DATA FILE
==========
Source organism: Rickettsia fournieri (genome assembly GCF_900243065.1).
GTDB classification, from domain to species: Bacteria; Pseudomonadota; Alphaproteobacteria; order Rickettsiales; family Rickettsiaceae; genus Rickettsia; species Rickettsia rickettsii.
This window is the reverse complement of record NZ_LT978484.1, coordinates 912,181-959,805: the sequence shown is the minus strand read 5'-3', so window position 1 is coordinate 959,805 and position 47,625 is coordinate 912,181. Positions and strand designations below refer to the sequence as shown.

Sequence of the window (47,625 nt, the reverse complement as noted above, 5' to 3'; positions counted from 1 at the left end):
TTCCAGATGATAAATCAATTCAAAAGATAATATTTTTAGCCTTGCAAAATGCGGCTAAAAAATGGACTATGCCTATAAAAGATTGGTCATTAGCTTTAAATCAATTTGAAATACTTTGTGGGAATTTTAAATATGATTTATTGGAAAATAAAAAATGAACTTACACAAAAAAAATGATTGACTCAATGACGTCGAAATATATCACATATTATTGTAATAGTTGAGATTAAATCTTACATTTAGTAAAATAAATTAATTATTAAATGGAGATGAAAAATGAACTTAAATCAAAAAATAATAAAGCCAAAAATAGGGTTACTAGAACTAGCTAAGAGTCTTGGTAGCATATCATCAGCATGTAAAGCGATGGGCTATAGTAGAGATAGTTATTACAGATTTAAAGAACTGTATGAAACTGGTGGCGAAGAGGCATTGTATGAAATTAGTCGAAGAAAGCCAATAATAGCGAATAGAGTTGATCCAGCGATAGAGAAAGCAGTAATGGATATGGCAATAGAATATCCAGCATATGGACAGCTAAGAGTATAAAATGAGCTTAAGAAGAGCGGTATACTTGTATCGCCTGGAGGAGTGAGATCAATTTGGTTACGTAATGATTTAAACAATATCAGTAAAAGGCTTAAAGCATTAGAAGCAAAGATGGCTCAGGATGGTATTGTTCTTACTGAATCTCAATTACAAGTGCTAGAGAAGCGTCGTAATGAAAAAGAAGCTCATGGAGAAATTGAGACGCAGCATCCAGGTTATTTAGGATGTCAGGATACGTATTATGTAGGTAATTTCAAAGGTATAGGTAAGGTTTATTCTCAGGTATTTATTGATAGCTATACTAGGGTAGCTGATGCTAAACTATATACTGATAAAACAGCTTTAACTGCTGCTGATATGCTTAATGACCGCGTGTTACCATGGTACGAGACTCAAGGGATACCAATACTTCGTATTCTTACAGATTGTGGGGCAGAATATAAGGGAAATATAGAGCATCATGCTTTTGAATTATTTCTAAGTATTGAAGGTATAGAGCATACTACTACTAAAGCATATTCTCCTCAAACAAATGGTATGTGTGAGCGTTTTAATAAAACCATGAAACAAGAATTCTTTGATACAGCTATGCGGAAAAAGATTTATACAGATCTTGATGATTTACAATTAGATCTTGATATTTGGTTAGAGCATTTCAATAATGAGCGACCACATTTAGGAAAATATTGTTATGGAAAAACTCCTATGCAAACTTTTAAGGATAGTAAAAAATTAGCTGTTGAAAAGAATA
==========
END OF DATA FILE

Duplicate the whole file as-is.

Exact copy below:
Source organism: Rickettsia fournieri (genome assembly GCF_900243065.1).
GTDB classification, from domain to species: Bacteria; Pseudomonadota; Alphaproteobacteria; order Rickettsiales; family Rickettsiaceae; genus Rickettsia; species Rickettsia rickettsii.
This window is the reverse complement of record NZ_LT978484.1, coordinates 912,181-959,805: the sequence shown is the minus strand read 5'-3', so window position 1 is coordinate 959,805 and position 47,625 is coordinate 912,181. Positions and strand designations below refer to the sequence as shown.

Sequence of the window (47,625 nt, the reverse complement as noted above, 5' to 3'; positions counted from 1 at the left end):
TTCCAGATGATAAATCAATTCAAAAGATAATATTTTTAGCCTTGCAAAATGCGGCTAAAAAATGGACTATGCCTATAAAAGATTGGTCATTAGCTTTAAATCAATTTGAAATACTTTGTGGGAATTTTAAATATGATTTATTGGAAAATAAAAAATGAACTTACACAAAAAAAATGATTGACTCAATGACGTCGAAATATATCACATATTATTGTAATAGTTGAGATTAAATCTTACATTTAGTAAAATAAATTAATTATTAAATGGAGATGAAAAATGAACTTAAATCAAAAAATAATAAAGCCAAAAATAGGGTTACTAGAACTAGCTAAGAGTCTTGGTAGCATATCATCAGCATGTAAAGCGATGGGCTATAGTAGAGATAGTTATTACAGATTTAAAGAACTGTATGAAACTGGTGGCGAAGAGGCATTGTATGAAATTAGTCGAAGAAAGCCAATAATAGCGAATAGAGTTGATCCAGCGATAGAGAAAGCAGTAATGGATATGGCAATAGAATATCCAGCATATGGACAGCTAAGAGTATAAAATGAGCTTAAGAAGAGCGGTATACTTGTATCGCCTGGAGGAGTGAGATCAATTTGGTTACGTAATGATTTAAACAATATCAGTAAAAGGCTTAAAGCATTAGAAGCAAAGATGGCTCAGGATGGTATTGTTCTTACTGAATCTCAATTACAAGTGCTAGAGAAGCGTCGTAATGAAAAAGAAGCTCATGGAGAAATTGAGACGCAGCATCCAGGTTATTTAGGATGTCAGGATACGTATTATGTAGGTAATTTCAAAGGTATAGGTAAGGTTTATTCTCAGGTATTTATTGATAGCTATACTAGGGTAGCTGATGCTAAACTATATACTGATAAAACAGCTTTAACTGCTGCTGATATGCTTAATGACCGCGTGTTACCATGGTACGAGACTCAAGGGATACCAATACTTCGTATTCTTACAGATTGTGGGGCAGAATATAAGGGAAATATAGAGCATCATGCTTTTGAATTATTTCTAAGTATTGAAGGTATAGAGCATACTACTACTAAAGCATATTCTCCTCAAACAAATGGTATGTGTGAGCGTTTTAATAAAACCATGAAACAAGAATTCTTTGATACAGCTATGCGGAAAAAGATTTATACAGATCTTGATGATTTACAATTAGATCTTGATATTTGGTTAGAGCATTTCAATAATGAGCGACCACATTTAGGAAAATATTGTTATGGAAAAACTCCTATGCAAACTTTTAAGGATAGTAAAAAATTAGCTGTTGAAAAGAATA